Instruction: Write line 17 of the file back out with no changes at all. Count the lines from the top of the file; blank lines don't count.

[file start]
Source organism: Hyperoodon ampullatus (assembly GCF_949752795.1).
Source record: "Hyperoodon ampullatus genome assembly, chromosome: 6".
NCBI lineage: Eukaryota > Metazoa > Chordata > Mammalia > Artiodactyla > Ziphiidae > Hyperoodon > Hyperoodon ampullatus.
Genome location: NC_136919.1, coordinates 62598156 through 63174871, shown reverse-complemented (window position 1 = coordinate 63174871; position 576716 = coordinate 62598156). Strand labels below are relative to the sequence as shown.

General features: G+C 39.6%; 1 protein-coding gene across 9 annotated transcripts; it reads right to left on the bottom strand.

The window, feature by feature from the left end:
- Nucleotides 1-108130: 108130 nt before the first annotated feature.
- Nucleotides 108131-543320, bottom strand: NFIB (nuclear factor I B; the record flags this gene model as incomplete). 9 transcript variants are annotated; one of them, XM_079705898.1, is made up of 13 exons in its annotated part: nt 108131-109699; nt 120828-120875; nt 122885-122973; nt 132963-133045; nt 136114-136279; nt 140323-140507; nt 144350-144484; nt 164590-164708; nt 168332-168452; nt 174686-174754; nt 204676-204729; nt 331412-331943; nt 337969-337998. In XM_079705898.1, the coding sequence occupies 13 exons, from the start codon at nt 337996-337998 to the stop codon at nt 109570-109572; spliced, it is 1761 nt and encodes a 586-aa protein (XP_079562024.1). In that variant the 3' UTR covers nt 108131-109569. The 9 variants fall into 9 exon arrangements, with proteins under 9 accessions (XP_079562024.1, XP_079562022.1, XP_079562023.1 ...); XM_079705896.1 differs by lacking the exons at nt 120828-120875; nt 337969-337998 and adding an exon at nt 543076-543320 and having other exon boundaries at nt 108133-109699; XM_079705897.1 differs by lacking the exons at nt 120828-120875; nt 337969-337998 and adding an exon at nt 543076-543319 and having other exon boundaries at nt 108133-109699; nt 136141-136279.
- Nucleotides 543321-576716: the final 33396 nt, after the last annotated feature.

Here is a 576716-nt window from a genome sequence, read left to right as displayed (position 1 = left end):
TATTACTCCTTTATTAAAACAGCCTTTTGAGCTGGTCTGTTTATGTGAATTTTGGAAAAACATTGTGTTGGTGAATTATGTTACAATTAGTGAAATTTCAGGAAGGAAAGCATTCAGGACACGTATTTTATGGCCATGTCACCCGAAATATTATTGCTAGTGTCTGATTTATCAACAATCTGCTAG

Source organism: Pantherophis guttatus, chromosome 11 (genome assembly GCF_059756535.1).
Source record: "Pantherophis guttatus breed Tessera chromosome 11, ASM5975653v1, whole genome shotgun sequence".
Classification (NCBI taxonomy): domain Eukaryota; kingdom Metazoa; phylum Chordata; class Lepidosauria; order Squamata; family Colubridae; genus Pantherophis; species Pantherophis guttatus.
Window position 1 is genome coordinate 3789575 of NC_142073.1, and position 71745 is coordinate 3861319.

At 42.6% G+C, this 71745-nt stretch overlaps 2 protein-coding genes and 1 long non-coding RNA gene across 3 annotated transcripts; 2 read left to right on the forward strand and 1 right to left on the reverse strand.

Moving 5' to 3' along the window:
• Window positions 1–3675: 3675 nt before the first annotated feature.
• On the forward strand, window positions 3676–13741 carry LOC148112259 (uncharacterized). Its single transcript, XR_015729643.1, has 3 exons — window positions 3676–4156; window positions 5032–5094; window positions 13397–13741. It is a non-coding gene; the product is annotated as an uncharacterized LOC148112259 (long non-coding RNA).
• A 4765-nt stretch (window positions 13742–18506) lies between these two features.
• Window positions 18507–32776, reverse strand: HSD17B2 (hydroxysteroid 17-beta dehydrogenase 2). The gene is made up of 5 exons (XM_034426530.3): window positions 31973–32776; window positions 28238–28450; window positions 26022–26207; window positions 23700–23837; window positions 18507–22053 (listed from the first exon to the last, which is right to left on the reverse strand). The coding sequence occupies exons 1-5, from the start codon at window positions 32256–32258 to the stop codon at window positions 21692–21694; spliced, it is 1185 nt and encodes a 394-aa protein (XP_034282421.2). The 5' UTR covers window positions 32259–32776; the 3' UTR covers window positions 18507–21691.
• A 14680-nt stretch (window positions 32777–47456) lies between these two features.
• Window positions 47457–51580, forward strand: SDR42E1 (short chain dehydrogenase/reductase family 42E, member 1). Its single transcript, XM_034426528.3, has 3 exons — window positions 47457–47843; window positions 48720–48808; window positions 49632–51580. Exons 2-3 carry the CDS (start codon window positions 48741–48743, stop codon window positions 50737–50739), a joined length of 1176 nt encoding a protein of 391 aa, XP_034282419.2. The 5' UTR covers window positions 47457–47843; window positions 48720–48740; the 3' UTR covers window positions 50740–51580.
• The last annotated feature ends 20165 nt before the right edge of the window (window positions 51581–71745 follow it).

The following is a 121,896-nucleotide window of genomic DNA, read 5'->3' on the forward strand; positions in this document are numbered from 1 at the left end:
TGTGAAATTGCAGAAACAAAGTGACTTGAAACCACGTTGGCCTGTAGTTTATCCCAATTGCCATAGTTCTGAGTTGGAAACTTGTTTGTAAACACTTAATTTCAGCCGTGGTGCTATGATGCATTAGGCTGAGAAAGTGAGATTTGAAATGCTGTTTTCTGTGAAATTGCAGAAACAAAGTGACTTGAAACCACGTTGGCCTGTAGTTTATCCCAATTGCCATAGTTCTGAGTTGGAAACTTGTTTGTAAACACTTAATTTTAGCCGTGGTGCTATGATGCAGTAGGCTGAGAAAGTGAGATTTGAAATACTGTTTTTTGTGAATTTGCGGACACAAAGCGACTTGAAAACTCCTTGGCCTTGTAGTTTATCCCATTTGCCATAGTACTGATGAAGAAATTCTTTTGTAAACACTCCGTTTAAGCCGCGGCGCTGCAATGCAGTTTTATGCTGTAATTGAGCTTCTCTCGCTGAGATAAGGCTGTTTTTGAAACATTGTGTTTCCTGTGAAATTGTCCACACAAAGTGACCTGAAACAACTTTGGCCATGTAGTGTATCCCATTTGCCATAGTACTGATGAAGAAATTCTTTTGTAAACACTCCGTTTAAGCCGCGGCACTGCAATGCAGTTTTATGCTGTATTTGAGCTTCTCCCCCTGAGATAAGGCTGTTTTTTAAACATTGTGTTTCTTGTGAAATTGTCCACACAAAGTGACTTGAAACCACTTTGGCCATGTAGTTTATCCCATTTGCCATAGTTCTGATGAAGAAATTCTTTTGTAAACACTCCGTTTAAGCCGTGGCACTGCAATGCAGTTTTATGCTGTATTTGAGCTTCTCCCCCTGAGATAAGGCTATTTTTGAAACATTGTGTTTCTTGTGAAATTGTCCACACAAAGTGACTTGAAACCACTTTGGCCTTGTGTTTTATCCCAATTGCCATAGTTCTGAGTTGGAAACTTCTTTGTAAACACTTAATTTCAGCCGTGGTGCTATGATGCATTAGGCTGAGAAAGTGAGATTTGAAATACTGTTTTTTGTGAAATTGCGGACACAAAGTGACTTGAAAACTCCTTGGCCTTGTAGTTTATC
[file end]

Moving 5' to 3' along the window: